San Francisco Limo
Strategy and Implementation Summary
The sales and marketing strategy is to move as quickly as possible into the three designated market segments (Sight-seeing, Private School Transportation, and Elderly Transport) that represent excellent growth potential. It has been shown that these market areas are presently not being actively pursued by the competition.
The marketing thrust will consist of direct contact to the responsible person at selected private schools, the creation and distribution of color brochures to Inns, Bed and Breakfasts, Assisted Living and Retirement Communities, and direct mailing to new high worth individuals using the resources of a list company.
5.1 Competitive Edge
The major competitive edge that San Francisco Limo will emphasize is the high quality of its customer service. The company will differentiate itself through the courteousness and good people skills of the dispatchers and drivers, on time pickups and drop offs, and drivers who are highly knowledgeable of the local area. These efforts will generate good word of mouth among the targeted customer group. As the company grows, special efforts will be devoted to the customer service training of the new employees. ‘The customer is always right’ will be the core underlying concept of the customer philosophy of San Francisco Limo.
5.2 Marketing Strategy
The key element of the marketing strategy is to create a high quality color brochure. A properly designed brochure would be 8 1/2 by 11 inches, and folded in thirds for placement in racks at inns. The photography used would convey the desired image of the company and promote the suggested use. The photo of car and driver pointing a tourist’s attention to a well-known tourist destination would be placed on one third of the brochure accompanied by suggested destinations and trip durations. For example, “Cape Ann Circuit Tour” – three hours. Includes Gloucester, Rockport, Motif #1, etc. Another tour name might be called “Indian Summer” and involve an excursion to see the foliage. Four or five carefully thought-out tours with interesting highlights should be included with durations up to a full day. It would be this side of the brochure that would be folded forward and made visible to B&B guests. In similar manner the second section of the brochure would stress the Private School Transportation market and might show a San Francisco Limo with driver in front of the chapel at St. John’s Prep helping a student in a Lacrosse uniform with his luggage.
There should be no resistance at all in getting Inns and B&Bs to accept the brochures and to place them on display for their guests. There are no competing limousine companies who now do this, and a positive result can be expected immediately.
The private schools are more difficult to gain entry; however, once the company is established it would be difficult for a competitor to steal the business away. It will be necessary to call the schools and find out who the responsible person is. After sending a cover letter and color brochure, the responsible person should be contacted in person. Pingree, St. John’s Prep and Governor Dummer are the most attractive for San Francisco Limo. It is likely that the school will send a packet of information to parents of new students that will include a long list of services and costs including transportation off campus. The school will have a policy on who may pick up a student. San Francisco Limo’s name and phone number need to be included in that packet and the company needs to understand the procedure.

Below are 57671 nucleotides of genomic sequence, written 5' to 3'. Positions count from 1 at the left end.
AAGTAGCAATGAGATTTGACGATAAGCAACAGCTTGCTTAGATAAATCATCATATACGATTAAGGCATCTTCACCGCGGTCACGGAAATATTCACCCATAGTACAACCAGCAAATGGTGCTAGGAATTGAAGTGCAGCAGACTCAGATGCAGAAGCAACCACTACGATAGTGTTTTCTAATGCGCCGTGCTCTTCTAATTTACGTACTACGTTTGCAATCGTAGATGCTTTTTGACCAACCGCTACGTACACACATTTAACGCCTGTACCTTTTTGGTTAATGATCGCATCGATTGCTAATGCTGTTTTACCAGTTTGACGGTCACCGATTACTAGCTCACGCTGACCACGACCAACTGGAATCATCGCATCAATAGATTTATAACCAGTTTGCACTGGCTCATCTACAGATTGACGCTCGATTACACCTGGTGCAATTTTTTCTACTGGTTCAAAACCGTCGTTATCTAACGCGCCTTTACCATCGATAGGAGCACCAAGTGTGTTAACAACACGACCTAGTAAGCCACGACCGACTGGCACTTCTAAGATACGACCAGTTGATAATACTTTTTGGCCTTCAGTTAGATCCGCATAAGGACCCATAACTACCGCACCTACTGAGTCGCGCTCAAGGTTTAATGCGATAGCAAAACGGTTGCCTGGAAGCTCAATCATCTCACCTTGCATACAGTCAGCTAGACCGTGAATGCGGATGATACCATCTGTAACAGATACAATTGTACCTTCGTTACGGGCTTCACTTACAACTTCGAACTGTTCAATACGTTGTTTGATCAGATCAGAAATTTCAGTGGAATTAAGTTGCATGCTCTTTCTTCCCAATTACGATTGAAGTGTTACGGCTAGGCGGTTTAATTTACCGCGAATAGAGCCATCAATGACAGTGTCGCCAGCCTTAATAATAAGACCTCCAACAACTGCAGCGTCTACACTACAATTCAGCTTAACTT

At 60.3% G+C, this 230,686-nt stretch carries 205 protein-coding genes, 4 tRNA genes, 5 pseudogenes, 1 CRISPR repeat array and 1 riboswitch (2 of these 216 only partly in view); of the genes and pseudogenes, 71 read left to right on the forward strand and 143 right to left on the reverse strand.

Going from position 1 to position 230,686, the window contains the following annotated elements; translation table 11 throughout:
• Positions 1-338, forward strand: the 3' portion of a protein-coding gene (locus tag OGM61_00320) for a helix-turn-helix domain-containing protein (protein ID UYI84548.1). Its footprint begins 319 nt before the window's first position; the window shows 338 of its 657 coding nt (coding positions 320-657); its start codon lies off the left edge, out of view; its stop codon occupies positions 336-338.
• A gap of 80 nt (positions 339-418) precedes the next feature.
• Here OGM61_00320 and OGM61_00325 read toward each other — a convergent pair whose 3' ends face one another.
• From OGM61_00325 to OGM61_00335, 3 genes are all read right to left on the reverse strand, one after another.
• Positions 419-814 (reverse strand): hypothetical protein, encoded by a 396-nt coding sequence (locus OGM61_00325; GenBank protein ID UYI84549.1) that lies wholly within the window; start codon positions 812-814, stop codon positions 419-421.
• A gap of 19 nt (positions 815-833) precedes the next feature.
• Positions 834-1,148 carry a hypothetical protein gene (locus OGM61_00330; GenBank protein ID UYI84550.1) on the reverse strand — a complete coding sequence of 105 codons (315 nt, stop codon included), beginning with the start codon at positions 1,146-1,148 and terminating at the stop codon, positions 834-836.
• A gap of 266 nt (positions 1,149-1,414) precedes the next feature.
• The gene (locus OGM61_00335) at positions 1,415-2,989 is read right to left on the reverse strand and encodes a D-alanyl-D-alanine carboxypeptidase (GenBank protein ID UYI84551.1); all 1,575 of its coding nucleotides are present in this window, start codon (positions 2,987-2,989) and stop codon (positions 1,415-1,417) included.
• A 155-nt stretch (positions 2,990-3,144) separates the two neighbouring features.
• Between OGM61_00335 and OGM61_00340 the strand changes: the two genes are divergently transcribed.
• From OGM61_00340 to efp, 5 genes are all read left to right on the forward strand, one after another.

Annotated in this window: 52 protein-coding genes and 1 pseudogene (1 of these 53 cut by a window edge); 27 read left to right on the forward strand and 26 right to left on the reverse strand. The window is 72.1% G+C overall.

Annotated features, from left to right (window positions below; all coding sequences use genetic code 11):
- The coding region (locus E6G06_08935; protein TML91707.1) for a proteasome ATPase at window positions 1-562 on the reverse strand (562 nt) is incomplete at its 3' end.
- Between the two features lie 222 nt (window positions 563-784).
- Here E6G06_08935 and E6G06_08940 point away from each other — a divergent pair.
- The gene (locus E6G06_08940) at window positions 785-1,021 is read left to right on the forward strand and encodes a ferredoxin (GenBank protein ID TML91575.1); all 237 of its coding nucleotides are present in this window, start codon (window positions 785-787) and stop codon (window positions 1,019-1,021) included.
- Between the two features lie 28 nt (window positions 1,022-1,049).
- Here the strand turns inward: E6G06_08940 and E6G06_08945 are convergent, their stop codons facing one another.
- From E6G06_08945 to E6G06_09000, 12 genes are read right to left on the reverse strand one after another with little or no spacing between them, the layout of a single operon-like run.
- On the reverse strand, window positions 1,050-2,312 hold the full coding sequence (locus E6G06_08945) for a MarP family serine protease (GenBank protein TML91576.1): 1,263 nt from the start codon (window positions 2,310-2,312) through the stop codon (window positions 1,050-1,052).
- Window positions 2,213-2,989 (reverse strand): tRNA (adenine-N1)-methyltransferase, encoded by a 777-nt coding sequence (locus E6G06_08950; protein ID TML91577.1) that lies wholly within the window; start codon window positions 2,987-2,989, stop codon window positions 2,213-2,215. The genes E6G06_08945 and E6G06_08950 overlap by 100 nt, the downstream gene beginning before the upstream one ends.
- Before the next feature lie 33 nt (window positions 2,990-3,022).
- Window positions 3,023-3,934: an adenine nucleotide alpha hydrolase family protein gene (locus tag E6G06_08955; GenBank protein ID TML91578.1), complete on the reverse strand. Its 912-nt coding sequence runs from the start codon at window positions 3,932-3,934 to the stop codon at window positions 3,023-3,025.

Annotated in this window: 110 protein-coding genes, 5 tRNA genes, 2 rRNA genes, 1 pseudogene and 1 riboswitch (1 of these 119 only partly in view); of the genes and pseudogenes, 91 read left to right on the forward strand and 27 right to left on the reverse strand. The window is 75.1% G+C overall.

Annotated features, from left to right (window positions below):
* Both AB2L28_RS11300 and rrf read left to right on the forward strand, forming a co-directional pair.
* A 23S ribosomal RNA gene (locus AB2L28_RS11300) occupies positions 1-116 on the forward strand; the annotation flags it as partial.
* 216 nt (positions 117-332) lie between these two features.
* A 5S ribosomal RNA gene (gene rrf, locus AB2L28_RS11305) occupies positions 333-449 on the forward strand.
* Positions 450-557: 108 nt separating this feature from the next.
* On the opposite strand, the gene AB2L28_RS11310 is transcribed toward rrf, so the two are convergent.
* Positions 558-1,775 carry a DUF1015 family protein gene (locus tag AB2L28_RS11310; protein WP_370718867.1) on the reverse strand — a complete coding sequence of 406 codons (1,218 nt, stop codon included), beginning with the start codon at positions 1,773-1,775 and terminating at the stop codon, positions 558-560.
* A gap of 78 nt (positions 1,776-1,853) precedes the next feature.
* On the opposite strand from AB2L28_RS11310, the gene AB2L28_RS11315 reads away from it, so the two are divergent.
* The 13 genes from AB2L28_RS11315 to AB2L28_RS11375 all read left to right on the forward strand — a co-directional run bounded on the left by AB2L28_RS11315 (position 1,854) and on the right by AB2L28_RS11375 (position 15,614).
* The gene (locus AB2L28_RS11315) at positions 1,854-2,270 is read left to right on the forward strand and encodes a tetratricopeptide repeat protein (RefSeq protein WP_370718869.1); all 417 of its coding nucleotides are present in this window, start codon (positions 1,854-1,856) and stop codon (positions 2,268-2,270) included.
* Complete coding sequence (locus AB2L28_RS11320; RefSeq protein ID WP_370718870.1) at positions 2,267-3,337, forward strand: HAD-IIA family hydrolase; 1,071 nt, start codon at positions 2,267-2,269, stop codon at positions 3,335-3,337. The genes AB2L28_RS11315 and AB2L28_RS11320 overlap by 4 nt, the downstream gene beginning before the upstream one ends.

The third targeted new market segment for San Francisco Limo is elderly transportation. A list will be obtained of wealthy households in the area. There are 3,632 households within the 14 communities surrounding Burlingame that have incomes in excess of $150,000–26% of them are located in Burlingame alone. The names and addresses can be purchased from a list company such as Act One Mailing List Services, Inc in Burlingame. The cost would be about $300. The names and addresses can be bought as either self-adhesive labels, or as a file on disk. Postage franking can be done by machine. Cost of mailing the brochures would be about $.38 apiece and would include stamping, folding, addressing, and closing with a sticker. It is assumed that many of these wealthy families have children in private schools, so the direct mailing will serve a double duty of reaching the parents of private school students as well as reaching those who need transportation for an elderly family member.
Included in the budget for May is $6,500 to cover the costs of creating and printing the brochure. The printing itself for 10,000 color brochures comes to $2,369 for 80 lb cover stock paper. The rest of the money is for photography, mechanicals, and layout. The direct mailing could be done gradually in order to test the response rate, but the brochures definitely need to distributed by hand to at least 100 selected B&Bs and Inns as soon as possible.
5.2.1 Promotion Strategy
The brochure, described earlier in this business plan, plays a pivotal role in getting the word out concerning San Francisco Limo. Cards should always be made available to passengers. Small magnets can also be obtained at a nominal cost, and can be made in the shape of a limousine. These will help to keep the phone number of the company always handy.
5.2.2 Pricing Strategy
Pricing is more of a deciding factor in the sight-seeing market segment. A $45 per hour rate is reasonable and should not be a problem, especially as a small group of four could share the cost. San Francisco Limo is considering the purchase of a van to better serve this market sector as well as the transfer business of families.